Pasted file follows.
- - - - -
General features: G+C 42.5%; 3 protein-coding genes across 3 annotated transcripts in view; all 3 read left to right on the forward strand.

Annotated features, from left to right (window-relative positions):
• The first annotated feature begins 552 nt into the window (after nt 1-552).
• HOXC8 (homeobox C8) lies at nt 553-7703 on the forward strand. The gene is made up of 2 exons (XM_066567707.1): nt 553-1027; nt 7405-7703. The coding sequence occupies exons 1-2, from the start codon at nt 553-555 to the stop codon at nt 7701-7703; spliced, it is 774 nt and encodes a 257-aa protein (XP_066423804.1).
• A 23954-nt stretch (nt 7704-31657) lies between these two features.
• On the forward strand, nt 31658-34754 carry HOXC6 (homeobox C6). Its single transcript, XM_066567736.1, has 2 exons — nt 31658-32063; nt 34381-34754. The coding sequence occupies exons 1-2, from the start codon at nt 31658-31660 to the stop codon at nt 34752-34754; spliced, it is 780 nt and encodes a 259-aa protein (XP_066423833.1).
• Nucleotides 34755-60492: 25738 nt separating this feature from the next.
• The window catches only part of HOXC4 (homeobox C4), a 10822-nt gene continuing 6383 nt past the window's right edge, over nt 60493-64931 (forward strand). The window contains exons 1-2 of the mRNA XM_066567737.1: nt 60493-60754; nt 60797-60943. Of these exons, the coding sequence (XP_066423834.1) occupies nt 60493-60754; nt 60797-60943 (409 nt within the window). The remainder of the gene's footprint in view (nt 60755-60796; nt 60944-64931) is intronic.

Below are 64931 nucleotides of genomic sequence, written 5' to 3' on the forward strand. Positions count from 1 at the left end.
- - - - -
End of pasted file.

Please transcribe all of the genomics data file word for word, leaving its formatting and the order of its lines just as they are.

General features: G+C 42.5%; 3 protein-coding genes across 3 annotated transcripts in view; all 3 read left to right on the forward strand.

Annotated features, from left to right (window-relative positions):
• The first annotated feature begins 552 nt into the window (after nt 1-552).
• HOXC8 (homeobox C8) lies at nt 553-7703 on the forward strand. The gene is made up of 2 exons (XM_066567707.1): nt 553-1027; nt 7405-7703. The coding sequence occupies exons 1-2, from the start codon at nt 553-555 to the stop codon at nt 7701-7703; spliced, it is 774 nt and encodes a 257-aa protein (XP_066423804.1).
• A 23954-nt stretch (nt 7704-31657) lies between these two features.
• On the forward strand, nt 31658-34754 carry HOXC6 (homeobox C6). Its single transcript, XM_066567736.1, has 2 exons — nt 31658-32063; nt 34381-34754. The coding sequence occupies exons 1-2, from the start codon at nt 31658-31660 to the stop codon at nt 34752-34754; spliced, it is 780 nt and encodes a 259-aa protein (XP_066423833.1).
• Nucleotides 34755-60492: 25738 nt separating this feature from the next.
• The window catches only part of HOXC4 (homeobox C4), a 10822-nt gene continuing 6383 nt past the window's right edge, over nt 60493-64931 (forward strand). The window contains exons 1-2 of the mRNA XM_066567737.1: nt 60493-60754; nt 60797-60943. Of these exons, the coding sequence (XP_066423834.1) occupies nt 60493-60754; nt 60797-60943 (409 nt within the window). The remainder of the gene's footprint in view (nt 60755-60796; nt 60944-64931) is intronic.

Below are 64931 nucleotides of genomic sequence, written 5' to 3' on the forward strand. Positions count from 1 at the left end.